_________________________________________________ _________________________________________________ _________________________________________________ _________________________________________________ _________________________________________________ _________________________________________________ _________________________________________________.

Friday, 4 December 2009

Review of the Year (Pt 1)

Hello! How are you? Oh, it’s so nice to see you, funny-cheeks. What an adorable coat! Is that sheepskin? Anyway, come in, come in! Come sit by the fire as I tell the long and boring tale of a year in the life of Mark Jezebel Nicholls: writer and moocher extraordinaire.

2009, the hallowed year of our Lord Jezziebum, was the year I stepped from the closet of obscurity and began my attempt to get my writing out there into the world. Here is a boring recap (for my own benefit) of my progress, purely as a self-evaluatory exercise. For everyone else, there will be pictures of pies, squirrels, and cute doctors and nurses throughout.


I began the year one third of my way through a novel as part of a rare and brilliant workshop. I was immersed in this for the first few months until the group fell apart and three or four of us ended up with marketable works of über-proofread genius. A great experience, and I doubt I’ll find another semi-punctual workshop in the near or far-off future.

So, once the novel was finished, I raided my backlog of stories and sent a cache of cock to a slurry of e-zines and magazines. I sent, sighed, and went to hide under my bed.


The first thousand rejections poured in. I took them all personally. Every “not right for us” made me feel like a child excluded from the cool kids gang. I felt like a pauper holding out his tin cup and rattling it in the pissing rain. I felt like a toddler wetting himself as the girls looked on sniggering. Actually, that last one was a fantasy. Ignore that.

Even small ‘indie’ e-zines felt like unconquerable domain. I began a long hate-hate relationship with these places, merely through my searing desire to be acknowledged as NOT SHIT. This still lingers, though I approach this disdain with a healthier slice of irony.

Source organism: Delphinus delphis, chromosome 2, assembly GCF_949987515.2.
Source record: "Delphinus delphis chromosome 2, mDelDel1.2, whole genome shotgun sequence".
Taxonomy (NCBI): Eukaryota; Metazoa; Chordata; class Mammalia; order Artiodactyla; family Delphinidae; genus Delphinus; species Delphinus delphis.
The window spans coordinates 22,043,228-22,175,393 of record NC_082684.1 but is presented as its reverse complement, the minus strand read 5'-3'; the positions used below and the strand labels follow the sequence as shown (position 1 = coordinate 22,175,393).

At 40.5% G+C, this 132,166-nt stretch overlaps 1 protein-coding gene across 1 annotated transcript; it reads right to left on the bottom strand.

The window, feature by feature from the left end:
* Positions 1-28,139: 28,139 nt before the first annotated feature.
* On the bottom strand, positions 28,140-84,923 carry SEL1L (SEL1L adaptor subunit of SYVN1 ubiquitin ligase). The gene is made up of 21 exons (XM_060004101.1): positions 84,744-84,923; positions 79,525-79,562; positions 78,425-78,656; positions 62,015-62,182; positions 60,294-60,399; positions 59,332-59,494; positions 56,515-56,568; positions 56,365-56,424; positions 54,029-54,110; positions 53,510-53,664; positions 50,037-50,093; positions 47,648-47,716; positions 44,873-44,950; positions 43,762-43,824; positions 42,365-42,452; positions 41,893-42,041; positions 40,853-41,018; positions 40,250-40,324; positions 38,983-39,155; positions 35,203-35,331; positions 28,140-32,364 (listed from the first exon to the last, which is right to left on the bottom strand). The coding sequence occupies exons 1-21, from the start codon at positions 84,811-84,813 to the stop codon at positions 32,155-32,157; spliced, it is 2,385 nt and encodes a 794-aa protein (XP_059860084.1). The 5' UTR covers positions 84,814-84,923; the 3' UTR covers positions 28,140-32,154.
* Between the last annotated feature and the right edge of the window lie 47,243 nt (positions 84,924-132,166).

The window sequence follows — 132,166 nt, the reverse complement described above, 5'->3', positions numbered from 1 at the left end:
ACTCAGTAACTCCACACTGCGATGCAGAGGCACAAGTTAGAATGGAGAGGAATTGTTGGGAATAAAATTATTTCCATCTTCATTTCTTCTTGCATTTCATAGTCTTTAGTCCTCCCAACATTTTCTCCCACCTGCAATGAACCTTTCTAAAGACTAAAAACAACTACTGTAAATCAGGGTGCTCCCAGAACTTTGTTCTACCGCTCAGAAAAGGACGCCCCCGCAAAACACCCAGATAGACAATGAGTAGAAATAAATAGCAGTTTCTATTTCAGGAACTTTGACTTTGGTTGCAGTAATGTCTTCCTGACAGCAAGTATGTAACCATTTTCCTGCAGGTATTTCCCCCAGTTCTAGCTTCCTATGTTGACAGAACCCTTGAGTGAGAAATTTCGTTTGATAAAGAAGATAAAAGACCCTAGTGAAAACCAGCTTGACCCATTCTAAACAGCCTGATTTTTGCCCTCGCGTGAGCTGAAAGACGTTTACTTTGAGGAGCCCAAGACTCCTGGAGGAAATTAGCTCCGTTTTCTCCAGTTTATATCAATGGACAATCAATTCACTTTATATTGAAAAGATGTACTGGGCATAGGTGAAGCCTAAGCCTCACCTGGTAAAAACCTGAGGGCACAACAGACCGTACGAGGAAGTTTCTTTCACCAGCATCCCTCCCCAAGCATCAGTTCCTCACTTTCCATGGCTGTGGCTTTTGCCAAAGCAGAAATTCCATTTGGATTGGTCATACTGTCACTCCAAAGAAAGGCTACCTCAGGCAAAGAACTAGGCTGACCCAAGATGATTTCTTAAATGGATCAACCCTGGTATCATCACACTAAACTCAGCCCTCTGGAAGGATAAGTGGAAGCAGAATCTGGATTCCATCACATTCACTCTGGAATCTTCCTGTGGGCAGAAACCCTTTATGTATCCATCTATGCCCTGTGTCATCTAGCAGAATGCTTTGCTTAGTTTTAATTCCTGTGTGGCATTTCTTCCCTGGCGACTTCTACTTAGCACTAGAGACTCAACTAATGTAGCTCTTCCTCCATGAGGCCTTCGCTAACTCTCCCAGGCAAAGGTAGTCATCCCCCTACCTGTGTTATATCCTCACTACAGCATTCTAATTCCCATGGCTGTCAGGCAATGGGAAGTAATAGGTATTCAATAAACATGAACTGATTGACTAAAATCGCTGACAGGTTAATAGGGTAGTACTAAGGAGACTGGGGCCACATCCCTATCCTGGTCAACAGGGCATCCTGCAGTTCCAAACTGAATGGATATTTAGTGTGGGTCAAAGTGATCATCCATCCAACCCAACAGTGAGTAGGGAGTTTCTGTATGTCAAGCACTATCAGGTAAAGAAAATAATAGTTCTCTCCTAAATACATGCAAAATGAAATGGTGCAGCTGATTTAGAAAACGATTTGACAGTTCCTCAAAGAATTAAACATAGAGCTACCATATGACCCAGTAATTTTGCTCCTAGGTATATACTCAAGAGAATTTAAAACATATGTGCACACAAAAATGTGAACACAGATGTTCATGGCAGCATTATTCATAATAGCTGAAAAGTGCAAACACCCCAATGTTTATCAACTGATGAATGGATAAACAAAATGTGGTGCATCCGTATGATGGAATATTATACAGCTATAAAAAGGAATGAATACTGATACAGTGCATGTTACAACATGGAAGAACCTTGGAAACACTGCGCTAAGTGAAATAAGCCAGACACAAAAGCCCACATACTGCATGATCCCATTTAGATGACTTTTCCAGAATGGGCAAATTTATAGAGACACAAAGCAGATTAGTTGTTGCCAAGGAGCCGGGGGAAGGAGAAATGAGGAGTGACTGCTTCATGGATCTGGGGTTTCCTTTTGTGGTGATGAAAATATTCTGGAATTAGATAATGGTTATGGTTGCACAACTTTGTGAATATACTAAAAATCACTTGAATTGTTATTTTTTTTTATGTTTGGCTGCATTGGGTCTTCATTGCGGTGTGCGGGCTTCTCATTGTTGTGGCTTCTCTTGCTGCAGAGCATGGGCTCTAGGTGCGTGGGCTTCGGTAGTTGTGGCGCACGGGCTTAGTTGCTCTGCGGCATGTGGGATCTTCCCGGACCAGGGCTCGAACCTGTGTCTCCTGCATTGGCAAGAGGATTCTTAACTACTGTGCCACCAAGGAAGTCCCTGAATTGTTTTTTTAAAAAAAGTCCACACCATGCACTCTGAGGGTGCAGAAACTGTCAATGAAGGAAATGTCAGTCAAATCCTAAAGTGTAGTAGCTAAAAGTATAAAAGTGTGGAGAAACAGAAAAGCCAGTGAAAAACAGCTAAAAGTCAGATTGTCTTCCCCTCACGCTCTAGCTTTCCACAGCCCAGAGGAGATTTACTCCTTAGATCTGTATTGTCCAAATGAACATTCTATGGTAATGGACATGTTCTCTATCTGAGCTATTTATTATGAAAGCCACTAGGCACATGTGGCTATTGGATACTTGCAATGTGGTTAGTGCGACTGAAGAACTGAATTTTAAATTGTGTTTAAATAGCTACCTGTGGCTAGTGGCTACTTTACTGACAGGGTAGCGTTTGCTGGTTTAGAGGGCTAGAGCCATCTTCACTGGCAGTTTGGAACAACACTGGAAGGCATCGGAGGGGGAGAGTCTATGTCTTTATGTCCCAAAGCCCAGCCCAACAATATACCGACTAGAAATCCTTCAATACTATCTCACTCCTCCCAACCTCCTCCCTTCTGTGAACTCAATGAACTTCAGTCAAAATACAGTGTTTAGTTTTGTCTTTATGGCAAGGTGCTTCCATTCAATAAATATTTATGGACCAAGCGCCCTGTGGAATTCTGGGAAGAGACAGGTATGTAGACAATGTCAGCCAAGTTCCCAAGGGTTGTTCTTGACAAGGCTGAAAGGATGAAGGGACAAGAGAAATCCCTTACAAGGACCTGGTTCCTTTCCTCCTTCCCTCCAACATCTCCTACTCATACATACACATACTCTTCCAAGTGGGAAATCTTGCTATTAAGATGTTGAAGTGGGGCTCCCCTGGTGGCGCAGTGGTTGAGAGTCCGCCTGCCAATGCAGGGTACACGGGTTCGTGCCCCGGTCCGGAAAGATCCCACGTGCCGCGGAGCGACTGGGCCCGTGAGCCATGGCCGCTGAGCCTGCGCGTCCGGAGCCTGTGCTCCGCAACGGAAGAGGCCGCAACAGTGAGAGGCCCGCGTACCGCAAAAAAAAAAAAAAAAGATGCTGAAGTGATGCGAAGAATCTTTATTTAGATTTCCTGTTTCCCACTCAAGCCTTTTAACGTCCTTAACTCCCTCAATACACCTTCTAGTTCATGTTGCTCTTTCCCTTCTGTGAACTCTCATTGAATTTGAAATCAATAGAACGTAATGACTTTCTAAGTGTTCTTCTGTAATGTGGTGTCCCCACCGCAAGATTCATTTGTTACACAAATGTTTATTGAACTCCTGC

I had some incredible luck with Cantaraville, who took a story I had written in June 2008 when I was living in Inverness cleaning my girlfriend’s school (very convoluted story).

More fortuitously, they offered to print a bundle of my older stories in an e-book format. When I heard this, this spark of cynicism I had died and I gained FAITH that I could get work out there without performing sex acts on editors. It’s amazing how modest successes can bolster a writer’s confidence. Even better, I GOT RID of all those stories. The clutter was gone! Hurrah!


Having finished one novel, I cranked out some more short stories. Several of these were abominations, others were unreadable goulash, and others were amazing fun to write. The stories I adored writing attracted the most attention – the Modern Narratives – which was another boost. If I could write AND partake in pleasure: double bonus.

“A Modern Narrative [1]” ended up at Piker Press, but later that month, I had a few other responses from mags interested in it. Frustratingly, these mags were unresponsive to my offer of an alternate piece (the second in the series).

One magazine didn’t respond to my private e-mails at all (I won’t name it – oh, OK: The Cynic Mag) and so I ended up keeping my piece at Piker. Which turned out to be the right choice, as the staff there are splendid funsters, and have let me build a series there.


I decided that short stories were fun, but I preferred writing longer material. The freedom to leap around the place, squirrel-like, was invaluable. I began a strong hate campaign against microfiction, losing multiple internet buddies, and began a second novel project.

I was also, at that time, out of cash-earning work. So, like every good student who doesn’t want to have to get a job, I enrolled in another university course. I struck gold when I discovered a new course starting that had a focus on experimental literature, with a fresh and zestful outlook. Yes! So I applied, mumbled through the interview, and was accepted.

Good things. If this sounds overly self-congratulatory, bear in mind that at this time I was also in the grip of a horrible writer’s block, almost lost my entire computer contents to an internal death, and was published in the Drabbler. I mean… eugh. The Drabbler.


The hottest month of the year means sunlight blocks my computer screen. I can’t blot it out with dark curtains. It melts through curtains. It melts me. It hurts. So writing is hard.

I didn’t write much. I ate lollipops, did one or two chapters here and there, and took money off the government.

Good news came later that month when I found a publisher taking a positive interest in my novel. But more on that later. That’s an ongoing nightmare that I might blog about one afternoon when I'm old, o'er the hill and dribbling into my Corn Flakes.

More to come.

P.S. This was written at 500MPH, so excuse the quality.